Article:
Environment

The Five Species Of Tapirs Living In The World Today

Five extant species of tapir including four New World and one Old World species live in the world today.

A tapir is a herbivorous animal that is distinguished by the presence of a short, prehensile nose trunk. The rest of the appearance is similar to that of a pig. There are five extant species of tapirs. Four of these species live in the Americas while one is found in Asia. The horses, zebras, donkeys, and other odd-toed ungulates are closely related to the tapirs.

5. Brazilian Tapir

The Tapirus terrestris or the Brazilian tapir, also known as the South American tapir, is native to South America with significant populations being found in the Amazon basin and rainforest of the region. It is regarded as the Amazon’s largest living native terrestrial mammal. The size of the tapir excluding the tail varies between 5.9 and 8.2 feet. The animal has a dark brown body and paler face. Younger tapirs have white spots or stripes on the brown coat. The round ears of the tapir have distinctive white edges. The Brazilian tapirs are fast in water as well as on land. They can also move fast on rugged terrains. Crocodilians, big cats, and anacondas are their primary predators in their native habitat. The tapir is herbivorous in nature and its diet consists of plant parts. The IUCN classifies the species as “Vulnerable.” The tapirs are hunted for meat and hide. They are also losing their habitat at a fast pace.

4. Little Black Tapir

The little black tapir (Tapirus kabomani) is found in the Amazon rainforests of South America. It is the smallest extant species of tapir. It shares its habitat with the Brazilian tapir. The species has an average length of about 90cm. The species is darker in color than the Brazilian tapir. It also has shorter legs and crest than the T. terrestris. Little is known about the behavior of this species and it is considered to be a solitary animal but is occasionally seen in male-female pairs. Like other tapirs, the little black tapir is a herbivore feeding on fruits, grasses, leaves, etc. Since the species has been only recently discovered and classified, its conservation status is yet to be evaluated.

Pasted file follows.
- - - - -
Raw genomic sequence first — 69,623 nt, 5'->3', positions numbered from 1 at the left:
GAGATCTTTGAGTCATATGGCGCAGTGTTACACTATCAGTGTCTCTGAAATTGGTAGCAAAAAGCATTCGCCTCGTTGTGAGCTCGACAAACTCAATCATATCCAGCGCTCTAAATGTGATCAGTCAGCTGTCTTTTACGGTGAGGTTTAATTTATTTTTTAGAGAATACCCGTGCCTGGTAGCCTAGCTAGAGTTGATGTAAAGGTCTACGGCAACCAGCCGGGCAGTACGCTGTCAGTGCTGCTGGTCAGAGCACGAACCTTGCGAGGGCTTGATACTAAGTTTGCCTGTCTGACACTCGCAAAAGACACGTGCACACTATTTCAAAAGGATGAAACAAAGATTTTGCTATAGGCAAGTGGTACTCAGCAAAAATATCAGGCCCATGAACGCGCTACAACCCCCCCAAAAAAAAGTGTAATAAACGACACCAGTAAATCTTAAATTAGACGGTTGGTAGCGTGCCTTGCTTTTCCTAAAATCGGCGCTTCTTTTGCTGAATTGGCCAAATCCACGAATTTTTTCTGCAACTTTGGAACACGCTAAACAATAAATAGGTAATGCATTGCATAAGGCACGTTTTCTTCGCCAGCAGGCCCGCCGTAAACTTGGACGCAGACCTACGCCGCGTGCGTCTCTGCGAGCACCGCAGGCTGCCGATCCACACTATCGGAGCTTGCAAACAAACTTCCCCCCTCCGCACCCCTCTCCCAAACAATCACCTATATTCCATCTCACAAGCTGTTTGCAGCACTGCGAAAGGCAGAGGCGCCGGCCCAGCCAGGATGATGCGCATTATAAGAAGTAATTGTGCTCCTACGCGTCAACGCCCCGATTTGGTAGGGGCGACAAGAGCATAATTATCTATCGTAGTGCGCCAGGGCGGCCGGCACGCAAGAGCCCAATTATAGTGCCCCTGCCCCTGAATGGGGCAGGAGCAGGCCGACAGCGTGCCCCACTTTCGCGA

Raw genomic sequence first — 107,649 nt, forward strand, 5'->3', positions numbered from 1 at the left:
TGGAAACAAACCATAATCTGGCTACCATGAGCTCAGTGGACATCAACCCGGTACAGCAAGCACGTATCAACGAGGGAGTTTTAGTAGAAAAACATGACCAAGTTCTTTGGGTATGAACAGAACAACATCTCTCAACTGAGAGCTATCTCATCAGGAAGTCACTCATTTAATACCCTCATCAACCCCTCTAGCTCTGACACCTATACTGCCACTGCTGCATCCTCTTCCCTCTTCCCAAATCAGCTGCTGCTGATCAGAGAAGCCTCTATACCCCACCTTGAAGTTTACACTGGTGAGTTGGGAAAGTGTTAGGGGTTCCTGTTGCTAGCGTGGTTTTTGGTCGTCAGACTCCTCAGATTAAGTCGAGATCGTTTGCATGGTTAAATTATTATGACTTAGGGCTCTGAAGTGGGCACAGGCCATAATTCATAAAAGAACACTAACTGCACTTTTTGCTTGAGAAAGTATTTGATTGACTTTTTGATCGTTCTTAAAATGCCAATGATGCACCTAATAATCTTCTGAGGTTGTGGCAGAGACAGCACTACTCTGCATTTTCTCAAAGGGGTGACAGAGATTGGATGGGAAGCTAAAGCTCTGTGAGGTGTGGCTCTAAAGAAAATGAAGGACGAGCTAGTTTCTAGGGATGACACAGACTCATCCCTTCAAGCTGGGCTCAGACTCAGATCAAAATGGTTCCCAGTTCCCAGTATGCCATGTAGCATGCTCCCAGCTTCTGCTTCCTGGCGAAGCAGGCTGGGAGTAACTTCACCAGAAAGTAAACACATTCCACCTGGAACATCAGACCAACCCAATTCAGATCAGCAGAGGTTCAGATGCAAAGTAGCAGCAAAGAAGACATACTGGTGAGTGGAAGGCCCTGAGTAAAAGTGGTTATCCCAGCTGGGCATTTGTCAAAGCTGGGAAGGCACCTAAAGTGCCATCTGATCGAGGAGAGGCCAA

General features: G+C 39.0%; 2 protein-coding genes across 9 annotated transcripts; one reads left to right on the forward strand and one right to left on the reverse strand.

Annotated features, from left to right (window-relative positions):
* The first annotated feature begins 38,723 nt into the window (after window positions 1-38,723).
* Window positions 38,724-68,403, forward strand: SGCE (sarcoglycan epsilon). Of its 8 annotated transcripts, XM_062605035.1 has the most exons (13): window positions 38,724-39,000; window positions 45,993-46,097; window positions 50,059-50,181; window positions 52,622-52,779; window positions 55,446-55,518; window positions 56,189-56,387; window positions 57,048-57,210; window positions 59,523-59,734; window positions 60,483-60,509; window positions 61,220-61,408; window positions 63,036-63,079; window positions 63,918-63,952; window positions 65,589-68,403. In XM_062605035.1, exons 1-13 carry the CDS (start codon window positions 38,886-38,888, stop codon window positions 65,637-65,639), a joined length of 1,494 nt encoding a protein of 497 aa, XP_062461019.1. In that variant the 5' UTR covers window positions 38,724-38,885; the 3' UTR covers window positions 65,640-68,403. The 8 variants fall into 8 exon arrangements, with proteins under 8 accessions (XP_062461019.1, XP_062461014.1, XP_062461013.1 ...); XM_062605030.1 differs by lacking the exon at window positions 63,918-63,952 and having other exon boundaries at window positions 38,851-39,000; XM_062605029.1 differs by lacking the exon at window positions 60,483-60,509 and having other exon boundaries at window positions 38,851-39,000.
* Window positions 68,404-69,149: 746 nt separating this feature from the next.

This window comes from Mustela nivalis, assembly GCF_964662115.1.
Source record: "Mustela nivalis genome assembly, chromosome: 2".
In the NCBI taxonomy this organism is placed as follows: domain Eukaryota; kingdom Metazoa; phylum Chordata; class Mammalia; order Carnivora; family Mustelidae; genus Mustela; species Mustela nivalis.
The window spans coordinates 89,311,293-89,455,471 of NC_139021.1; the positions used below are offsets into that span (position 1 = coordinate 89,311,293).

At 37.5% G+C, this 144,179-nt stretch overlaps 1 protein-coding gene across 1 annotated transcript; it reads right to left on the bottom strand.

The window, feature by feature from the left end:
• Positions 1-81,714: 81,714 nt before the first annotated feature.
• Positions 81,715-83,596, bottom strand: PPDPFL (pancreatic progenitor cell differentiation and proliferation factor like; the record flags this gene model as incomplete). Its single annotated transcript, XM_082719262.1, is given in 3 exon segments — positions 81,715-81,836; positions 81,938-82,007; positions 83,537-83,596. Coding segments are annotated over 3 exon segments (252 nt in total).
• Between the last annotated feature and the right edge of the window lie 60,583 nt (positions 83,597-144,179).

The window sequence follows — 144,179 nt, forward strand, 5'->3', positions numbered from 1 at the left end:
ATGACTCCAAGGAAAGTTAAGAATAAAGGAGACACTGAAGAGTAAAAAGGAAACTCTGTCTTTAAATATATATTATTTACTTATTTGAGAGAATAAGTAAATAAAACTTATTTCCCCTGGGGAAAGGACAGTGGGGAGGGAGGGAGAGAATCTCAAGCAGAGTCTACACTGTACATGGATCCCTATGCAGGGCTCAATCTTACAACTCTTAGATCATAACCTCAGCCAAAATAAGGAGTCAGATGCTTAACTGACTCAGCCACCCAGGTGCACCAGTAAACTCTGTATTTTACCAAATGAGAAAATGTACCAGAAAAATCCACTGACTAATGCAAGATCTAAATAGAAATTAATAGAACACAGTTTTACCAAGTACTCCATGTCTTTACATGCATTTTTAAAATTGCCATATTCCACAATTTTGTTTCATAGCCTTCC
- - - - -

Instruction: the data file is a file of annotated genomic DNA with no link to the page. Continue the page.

3. Mountain Tapir

The Tapirus pinchaque or the mountain tapir lives in a mountainous habitat in the Páramo and cloud forests of South America. The species is found at elevations ranging from 2,000 to 4,300 meters. The animal is also called the woolly tapir since it possesses a woolly coat that allows it to stay warm in the mountainous habitat. The woolly coat helps to easily identify this species. The coat of the species is very dark but paler on the cheeks, underside, and the anal region. The length of the species is around 5.9 feet. These animals feed on leaves, grasses, and other plant parts. They are significant agents of seed dispersal. The spectacled bears and cougars are the most common predators of the mountain tapir. The animals are crepuscular in nature. The mountain tapirs are labeled as “Endangered” by the IUCN and are the most threatened tapir species. Several factors like poaching for meat, hide and traditional medicines, habitat destruction, and persecution by farmers for consuming farmers’ crops, are some of the primary threats to the mountain tapir population.

2. Malayan Tapir

The Tapirus indicus or the Malayan tapir is the only species of tapir in the Old World. The species, also known as the Asian tapir, is native to Asia. It is the largest in size among the five species of tapirs. The most distinguishing physical character of this species is the light-colored patch extending between the shoulder and the rear end. The rest of the body is black in color. These animals have a poor eyesight but great sense of smell. They are generally solitary and territorial in nature. Their diet consists of 115 species of plants. They are crepuscular in nature. The Malayan tapir is a highly threatened species of tapir and is “Endangered” on the IUCN Red List. The species suffers from habitat destruction and poaching. It has very few natural predators in its habitat.

1. Baird's Tapir

The Tapirus bairdii or the Baird's tapir is a tapir species who range spreads from Mexico to northwestern South America including large parts of Central America. It is the largest terrestrial mammal i Central America with size ranging from 5.9 to 8.2 feet excluding the length of the stubby tail. The tapir has dark/grayish brown fur covering the body. They are primarily nocturnal and solitary in nature. They feed on fallen fruits and leaves of plants. They love to swim in the water and often tend to remain in waterholes during hot days. The Baird’s tapir must not be approached by humans as they are known to have charged and gored down humans on rare occasions. The IUCN classifies this species as “Vulnerable.” Habitat loss and poaching are the biggest threats to this species. Laws in several countries prohibit the hunting of these animals but are rarely enforced strictly.

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